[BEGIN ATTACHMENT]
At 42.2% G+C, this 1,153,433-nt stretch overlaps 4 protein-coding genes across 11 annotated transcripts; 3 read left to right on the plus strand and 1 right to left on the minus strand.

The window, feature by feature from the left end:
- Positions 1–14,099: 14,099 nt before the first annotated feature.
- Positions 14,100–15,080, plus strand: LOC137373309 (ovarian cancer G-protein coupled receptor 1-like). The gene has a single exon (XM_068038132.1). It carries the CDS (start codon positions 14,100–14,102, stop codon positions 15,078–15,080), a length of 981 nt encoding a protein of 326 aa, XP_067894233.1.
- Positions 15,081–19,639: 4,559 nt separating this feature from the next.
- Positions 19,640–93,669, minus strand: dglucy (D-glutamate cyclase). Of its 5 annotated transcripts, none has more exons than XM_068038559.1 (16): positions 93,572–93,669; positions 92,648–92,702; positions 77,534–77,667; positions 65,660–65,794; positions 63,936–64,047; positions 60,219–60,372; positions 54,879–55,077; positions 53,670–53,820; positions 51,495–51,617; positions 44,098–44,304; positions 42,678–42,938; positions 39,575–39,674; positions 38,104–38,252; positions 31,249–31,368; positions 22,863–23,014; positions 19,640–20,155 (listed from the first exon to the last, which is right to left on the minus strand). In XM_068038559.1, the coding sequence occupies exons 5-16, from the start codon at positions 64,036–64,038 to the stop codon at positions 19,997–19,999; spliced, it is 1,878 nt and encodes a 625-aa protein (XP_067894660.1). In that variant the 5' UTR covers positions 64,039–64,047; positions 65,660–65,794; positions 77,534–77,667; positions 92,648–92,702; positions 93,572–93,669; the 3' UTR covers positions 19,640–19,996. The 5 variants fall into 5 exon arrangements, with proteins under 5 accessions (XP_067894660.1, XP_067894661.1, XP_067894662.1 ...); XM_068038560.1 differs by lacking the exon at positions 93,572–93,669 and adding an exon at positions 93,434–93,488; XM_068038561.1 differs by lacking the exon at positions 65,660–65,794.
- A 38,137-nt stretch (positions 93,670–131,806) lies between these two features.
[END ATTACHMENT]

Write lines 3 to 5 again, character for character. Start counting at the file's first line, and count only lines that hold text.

- Positions 1–14,099: 14,099 nt before the first annotated feature.
- Positions 14,100–15,080, plus strand: LOC137373309 (ovarian cancer G-protein coupled receptor 1-like). The gene has a single exon (XM_068038132.1). It carries the CDS (start codon positions 14,100–14,102, stop codon positions 15,078–15,080), a length of 981 nt encoding a protein of 326 aa, XP_067894233.1.
- Positions 15,081–19,639: 4,559 nt separating this feature from the next.